A large portion of hot melt adhesive is produced in pellet form. Melting and application equipment is often continuously loaded from large containers with vacuum transit equipment delivering the material to the melting equipment reservoir. These systems use a large volume of compressed air to draw the pellets from the container and carry them in the air stream through large diameter tubing to the melt and application apparatus location. The material is melted and pumped through heated hoses under high pressure to application nozzles. When a pattern of adhesive is applied by robotic arm, a Cartesian platform, or handgun, manipulating the heavy hot pressurized hoses requires excessive power. These application systems can be served by small melt on demand modules as described in Lasko U.S. Pat. No. 6,223,950 that require pellet delivery at the rate of application. The delivery tubing needs to be of small diameter, lightweight, and flexible. The apparatus of the invention can deliver 30 pounds of pelletized hot melt adhesive per hour over 20 feet in 7/16″ ID flexible tubing.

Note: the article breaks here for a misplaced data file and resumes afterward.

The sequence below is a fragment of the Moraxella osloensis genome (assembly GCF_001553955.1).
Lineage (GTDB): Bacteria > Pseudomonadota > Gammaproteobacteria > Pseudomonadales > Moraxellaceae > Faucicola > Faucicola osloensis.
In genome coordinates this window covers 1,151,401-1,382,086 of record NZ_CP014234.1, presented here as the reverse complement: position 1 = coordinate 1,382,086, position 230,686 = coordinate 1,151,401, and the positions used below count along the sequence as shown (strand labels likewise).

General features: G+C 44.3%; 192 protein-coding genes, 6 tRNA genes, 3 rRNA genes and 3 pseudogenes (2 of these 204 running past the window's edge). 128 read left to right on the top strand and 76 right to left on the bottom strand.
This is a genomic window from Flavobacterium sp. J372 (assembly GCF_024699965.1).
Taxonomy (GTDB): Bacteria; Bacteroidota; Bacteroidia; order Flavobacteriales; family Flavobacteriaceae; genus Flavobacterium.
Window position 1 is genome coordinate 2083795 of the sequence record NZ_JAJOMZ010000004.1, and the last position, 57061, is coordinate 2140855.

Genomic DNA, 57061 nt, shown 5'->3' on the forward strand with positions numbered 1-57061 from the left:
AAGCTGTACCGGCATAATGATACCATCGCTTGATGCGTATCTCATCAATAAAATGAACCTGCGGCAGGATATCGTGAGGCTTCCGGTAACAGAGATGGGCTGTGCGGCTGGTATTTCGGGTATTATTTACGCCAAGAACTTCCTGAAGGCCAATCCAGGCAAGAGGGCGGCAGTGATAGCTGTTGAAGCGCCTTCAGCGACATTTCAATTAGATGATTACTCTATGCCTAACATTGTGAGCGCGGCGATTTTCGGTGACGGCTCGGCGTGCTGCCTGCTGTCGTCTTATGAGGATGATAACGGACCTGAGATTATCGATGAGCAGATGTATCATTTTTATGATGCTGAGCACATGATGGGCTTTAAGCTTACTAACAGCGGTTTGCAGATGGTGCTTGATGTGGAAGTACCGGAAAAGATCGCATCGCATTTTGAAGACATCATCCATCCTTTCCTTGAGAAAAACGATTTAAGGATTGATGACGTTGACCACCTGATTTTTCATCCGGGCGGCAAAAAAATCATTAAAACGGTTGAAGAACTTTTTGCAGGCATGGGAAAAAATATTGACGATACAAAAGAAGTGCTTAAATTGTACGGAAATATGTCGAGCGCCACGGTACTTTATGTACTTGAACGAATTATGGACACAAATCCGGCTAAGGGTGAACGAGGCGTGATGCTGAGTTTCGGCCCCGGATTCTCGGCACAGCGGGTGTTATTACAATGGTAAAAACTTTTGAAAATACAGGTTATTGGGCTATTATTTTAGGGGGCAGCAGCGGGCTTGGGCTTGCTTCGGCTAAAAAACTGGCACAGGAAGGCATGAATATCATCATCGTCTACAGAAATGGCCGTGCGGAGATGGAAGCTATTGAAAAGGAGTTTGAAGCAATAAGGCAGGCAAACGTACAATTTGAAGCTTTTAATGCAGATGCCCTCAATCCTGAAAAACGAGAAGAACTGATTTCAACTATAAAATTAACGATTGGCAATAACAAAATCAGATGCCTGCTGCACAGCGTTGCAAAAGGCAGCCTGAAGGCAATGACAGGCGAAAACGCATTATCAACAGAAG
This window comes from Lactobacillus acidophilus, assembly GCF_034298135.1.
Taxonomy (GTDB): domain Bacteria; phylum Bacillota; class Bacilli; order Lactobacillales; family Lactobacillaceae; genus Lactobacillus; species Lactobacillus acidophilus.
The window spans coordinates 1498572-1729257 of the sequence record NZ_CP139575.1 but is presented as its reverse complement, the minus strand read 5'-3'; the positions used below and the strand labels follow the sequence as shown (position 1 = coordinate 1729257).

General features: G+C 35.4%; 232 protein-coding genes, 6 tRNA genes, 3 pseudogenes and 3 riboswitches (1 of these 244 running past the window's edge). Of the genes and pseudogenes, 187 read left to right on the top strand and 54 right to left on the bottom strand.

The apparatus of the invention combines a means of separating pelletized material into a controlled stream and air propelling this defined quantity of pellets in a flexible delivery tube to the melting and application apparatus. A gap between a rotating and a stationary concentric member is adjusted to accommodate various size pellets exiting a hopper. The speed of the rotating member is adjusted to control the feed rate. Air pressure, pulse rate, and duration of a compressed air pulse are adjusted to match the feed rate. The thickness of an air vortex formed at the delivery tube entry is adjusted to restrict an uncontrolled gravity drop of pellets into the delivery tube. The variety of pellet sizes and shapes from the majority of major hot melt adhesive manufacturers can be processed in the apparatus of the invention.